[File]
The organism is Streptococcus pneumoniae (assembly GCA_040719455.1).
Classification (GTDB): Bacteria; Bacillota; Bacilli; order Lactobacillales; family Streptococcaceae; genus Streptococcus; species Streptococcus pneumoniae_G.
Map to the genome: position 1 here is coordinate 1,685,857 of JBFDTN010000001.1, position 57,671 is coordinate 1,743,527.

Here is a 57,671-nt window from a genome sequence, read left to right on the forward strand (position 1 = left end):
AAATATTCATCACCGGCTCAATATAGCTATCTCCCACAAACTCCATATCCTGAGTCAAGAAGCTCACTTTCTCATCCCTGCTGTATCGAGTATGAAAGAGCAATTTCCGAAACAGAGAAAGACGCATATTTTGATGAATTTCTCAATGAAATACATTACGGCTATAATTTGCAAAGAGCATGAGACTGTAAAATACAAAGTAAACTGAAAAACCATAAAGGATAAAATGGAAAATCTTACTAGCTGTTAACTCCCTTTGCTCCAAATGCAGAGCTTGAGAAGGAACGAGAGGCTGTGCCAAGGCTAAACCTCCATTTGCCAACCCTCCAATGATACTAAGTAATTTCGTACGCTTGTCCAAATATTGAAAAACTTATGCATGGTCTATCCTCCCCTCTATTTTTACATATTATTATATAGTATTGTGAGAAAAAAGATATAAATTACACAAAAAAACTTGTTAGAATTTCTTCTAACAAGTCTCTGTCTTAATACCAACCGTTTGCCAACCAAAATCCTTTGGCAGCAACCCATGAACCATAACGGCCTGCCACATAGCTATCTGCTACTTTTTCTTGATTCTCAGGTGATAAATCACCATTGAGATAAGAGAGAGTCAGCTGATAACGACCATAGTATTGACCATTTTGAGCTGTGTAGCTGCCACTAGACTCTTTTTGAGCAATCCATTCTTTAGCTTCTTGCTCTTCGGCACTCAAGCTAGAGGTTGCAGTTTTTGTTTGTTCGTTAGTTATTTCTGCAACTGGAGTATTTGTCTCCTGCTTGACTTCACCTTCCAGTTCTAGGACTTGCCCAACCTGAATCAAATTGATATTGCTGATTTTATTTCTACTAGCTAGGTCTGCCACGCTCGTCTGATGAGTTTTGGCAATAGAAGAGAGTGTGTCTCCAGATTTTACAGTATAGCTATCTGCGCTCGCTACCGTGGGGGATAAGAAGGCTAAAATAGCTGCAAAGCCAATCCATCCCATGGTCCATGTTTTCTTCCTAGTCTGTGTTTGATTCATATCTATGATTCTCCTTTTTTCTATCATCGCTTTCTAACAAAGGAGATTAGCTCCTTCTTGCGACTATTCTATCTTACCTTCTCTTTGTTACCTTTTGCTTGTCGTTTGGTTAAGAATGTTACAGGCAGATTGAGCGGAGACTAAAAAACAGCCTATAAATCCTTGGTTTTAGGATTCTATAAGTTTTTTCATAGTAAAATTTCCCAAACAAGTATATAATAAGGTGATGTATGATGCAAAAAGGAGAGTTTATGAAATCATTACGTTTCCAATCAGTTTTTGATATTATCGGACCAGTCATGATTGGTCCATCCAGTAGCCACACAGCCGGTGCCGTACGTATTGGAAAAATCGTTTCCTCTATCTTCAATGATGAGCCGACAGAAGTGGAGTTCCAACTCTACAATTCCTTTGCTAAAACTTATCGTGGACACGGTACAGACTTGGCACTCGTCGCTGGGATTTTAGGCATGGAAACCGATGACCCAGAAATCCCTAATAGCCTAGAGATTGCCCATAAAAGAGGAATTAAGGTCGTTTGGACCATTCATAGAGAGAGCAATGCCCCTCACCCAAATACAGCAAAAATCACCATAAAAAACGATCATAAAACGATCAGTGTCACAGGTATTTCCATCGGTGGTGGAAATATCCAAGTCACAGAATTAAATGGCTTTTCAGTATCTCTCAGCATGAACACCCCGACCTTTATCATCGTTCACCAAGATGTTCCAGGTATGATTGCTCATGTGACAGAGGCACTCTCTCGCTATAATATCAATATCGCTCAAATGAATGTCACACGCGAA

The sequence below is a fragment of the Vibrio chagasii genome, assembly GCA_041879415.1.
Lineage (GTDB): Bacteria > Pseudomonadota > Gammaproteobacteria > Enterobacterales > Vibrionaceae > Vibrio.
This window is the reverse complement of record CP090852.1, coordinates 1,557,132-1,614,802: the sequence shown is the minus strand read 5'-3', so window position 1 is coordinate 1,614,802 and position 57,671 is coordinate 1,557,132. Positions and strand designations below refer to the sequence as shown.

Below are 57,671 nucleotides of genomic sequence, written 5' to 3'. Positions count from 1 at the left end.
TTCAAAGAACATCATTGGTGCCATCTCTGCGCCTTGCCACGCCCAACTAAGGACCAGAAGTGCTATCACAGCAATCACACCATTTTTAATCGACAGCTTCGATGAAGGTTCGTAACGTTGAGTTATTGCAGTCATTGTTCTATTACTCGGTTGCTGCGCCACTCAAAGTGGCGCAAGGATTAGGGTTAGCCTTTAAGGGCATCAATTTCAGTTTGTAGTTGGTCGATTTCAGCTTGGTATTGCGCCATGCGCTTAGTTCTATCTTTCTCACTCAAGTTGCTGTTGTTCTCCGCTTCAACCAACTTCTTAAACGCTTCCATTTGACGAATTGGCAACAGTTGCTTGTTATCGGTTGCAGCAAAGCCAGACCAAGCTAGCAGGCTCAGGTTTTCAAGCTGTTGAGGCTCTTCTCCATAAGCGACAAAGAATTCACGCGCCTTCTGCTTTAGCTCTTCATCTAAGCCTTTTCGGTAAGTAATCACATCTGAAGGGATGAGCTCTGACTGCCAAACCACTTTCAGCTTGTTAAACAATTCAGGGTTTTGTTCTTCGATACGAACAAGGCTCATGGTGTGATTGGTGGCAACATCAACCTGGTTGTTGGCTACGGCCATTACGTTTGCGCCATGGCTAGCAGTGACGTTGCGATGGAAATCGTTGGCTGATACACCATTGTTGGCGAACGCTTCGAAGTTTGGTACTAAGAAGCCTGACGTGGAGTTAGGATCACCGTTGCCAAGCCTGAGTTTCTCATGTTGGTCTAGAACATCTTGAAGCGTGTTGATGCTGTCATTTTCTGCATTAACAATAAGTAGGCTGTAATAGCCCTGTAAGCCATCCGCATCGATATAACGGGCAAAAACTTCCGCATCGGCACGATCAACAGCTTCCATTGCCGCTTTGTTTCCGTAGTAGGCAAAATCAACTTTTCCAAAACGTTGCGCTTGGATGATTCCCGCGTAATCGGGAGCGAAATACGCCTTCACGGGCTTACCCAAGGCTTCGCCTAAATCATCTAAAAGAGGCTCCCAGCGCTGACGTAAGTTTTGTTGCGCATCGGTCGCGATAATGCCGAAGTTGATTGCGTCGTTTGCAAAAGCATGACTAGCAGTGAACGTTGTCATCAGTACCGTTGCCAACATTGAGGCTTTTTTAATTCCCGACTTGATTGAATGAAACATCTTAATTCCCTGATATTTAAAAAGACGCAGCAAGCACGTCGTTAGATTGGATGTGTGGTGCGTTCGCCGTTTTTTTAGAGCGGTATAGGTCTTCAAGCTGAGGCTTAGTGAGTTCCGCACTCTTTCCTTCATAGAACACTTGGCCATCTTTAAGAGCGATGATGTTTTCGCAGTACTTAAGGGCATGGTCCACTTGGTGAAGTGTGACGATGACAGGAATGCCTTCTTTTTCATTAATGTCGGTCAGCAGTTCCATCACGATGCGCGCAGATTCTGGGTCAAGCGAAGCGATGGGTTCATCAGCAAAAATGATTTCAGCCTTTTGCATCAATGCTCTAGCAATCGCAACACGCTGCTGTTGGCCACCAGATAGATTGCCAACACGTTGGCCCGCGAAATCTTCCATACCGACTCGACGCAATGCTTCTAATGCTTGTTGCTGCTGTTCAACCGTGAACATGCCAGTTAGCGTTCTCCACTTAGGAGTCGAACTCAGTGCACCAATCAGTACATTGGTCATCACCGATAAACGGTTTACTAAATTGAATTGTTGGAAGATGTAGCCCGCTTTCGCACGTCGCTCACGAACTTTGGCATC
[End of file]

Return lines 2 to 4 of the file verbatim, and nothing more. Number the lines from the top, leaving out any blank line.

Classification (GTDB): Bacteria; Bacillota; Bacilli; order Lactobacillales; family Streptococcaceae; genus Streptococcus; species Streptococcus pneumoniae_G.
Map to the genome: position 1 here is coordinate 1,685,857 of JBFDTN010000001.1, position 57,671 is coordinate 1,743,527.

Here is a 57,671-nt window from a genome sequence, read left to right on the forward strand (position 1 = left end):